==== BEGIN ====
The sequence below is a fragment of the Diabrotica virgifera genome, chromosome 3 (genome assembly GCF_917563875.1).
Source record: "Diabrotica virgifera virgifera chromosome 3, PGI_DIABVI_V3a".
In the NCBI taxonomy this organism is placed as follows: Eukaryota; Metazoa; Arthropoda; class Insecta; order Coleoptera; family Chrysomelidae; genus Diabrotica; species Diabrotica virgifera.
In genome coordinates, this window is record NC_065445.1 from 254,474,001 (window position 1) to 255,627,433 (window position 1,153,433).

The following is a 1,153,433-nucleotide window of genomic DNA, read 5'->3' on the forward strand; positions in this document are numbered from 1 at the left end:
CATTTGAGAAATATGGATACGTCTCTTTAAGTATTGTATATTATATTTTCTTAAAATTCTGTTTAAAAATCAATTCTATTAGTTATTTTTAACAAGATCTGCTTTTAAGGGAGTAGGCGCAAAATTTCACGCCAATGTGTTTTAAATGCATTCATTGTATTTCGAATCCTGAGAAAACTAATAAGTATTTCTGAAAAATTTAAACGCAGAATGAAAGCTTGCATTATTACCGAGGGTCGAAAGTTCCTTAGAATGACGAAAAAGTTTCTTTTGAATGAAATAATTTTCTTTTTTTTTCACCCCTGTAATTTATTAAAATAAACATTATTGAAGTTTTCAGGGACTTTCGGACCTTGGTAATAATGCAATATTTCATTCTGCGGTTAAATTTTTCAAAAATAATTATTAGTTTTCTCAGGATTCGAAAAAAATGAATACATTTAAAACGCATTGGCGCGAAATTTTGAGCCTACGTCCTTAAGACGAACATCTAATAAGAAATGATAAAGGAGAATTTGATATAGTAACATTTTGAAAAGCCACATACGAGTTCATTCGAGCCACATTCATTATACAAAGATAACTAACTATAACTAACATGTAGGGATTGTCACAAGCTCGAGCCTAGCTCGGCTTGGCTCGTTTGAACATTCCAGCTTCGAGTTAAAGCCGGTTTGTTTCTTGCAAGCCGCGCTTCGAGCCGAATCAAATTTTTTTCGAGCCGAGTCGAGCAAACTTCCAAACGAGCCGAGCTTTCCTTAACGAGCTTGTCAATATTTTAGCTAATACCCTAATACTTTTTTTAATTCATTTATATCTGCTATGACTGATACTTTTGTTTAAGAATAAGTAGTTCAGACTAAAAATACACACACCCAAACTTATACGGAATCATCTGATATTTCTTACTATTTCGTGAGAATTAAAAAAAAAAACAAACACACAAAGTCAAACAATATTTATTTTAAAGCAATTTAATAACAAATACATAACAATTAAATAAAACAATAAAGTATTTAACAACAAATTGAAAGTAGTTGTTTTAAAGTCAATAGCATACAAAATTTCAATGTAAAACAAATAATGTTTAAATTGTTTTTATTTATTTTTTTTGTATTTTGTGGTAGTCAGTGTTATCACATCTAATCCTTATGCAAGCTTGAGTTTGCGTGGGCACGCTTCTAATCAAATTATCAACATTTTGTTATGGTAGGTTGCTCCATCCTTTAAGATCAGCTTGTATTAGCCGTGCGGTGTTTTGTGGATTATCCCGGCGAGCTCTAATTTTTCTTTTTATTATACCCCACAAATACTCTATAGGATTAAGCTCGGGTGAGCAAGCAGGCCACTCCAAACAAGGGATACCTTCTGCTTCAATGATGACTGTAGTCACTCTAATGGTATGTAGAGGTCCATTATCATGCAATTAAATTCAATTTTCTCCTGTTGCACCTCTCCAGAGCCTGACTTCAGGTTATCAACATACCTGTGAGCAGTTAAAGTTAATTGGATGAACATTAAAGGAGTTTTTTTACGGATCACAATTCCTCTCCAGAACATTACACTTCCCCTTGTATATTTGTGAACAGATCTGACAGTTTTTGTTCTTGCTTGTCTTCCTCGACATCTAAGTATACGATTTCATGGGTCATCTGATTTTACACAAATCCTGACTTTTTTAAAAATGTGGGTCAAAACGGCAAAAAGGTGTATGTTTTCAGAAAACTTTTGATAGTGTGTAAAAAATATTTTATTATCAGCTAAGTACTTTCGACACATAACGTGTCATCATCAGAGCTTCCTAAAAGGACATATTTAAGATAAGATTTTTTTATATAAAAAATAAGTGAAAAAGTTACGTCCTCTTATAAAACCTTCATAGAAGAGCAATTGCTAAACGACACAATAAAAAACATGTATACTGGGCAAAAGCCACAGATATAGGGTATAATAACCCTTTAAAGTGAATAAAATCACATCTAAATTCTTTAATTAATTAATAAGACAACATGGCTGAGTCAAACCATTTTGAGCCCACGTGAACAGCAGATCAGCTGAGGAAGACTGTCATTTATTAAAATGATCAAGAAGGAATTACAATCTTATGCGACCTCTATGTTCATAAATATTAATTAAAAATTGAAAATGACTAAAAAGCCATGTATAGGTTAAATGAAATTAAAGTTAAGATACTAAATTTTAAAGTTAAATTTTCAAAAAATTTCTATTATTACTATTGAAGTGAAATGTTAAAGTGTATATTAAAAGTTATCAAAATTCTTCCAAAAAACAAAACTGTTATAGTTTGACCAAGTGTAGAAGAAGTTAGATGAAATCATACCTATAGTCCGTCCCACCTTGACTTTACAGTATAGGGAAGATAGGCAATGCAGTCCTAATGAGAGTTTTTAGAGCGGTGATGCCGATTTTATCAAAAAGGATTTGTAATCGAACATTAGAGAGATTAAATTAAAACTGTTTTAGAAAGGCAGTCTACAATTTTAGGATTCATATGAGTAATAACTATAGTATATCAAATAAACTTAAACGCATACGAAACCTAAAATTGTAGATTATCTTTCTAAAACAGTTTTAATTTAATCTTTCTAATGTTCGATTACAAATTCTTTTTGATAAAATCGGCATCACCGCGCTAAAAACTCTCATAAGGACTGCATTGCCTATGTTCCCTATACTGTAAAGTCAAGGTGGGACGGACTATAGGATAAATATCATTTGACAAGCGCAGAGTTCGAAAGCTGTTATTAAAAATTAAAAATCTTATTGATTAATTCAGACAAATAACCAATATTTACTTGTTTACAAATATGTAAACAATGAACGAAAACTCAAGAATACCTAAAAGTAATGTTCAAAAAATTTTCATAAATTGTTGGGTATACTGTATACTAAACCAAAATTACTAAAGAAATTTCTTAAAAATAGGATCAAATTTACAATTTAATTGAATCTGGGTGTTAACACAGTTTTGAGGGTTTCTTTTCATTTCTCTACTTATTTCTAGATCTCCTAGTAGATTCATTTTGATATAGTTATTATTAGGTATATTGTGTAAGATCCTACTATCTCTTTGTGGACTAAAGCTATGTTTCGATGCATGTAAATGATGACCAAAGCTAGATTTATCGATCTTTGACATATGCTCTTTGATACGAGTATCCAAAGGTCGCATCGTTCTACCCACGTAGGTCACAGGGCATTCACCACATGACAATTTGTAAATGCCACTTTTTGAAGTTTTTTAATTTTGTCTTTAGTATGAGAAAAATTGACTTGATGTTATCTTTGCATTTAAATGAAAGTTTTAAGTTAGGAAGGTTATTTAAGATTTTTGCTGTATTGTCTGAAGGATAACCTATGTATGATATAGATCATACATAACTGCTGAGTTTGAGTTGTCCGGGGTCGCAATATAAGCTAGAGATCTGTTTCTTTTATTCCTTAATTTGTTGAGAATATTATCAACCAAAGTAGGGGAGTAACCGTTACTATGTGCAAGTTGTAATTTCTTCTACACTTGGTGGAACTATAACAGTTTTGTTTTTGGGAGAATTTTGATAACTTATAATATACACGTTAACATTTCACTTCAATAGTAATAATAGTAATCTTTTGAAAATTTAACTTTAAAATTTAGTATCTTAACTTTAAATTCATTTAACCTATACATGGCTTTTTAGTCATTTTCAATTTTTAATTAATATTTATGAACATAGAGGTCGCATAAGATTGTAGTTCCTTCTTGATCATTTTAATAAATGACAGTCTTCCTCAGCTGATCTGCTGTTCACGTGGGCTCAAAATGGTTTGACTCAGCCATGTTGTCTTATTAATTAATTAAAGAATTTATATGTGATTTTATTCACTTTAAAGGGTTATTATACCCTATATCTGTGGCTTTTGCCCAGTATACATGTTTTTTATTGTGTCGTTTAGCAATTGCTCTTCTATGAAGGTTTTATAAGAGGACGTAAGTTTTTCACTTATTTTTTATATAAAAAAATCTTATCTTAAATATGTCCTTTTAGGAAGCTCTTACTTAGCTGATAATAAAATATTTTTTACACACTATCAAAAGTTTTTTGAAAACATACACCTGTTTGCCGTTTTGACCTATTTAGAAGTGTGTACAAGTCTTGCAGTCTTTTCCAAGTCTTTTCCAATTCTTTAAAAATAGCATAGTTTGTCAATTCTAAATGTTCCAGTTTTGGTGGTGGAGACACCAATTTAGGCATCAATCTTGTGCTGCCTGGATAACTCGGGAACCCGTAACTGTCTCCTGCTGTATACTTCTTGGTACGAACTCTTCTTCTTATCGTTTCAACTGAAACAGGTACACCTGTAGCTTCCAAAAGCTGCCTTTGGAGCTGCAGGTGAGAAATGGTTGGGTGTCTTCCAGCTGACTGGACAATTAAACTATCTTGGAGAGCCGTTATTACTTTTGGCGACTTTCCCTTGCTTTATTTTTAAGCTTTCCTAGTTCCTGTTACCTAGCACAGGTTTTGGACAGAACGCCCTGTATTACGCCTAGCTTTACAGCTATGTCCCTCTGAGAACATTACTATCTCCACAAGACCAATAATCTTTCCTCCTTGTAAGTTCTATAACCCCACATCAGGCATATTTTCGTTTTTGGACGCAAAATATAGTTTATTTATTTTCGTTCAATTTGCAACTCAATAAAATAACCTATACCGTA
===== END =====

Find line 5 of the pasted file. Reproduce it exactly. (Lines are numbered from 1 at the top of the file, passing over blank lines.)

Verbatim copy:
The following is a 1,153,433-nucleotide window of genomic DNA, read 5'->3' on the forward strand; positions in this document are numbered from 1 at the left end: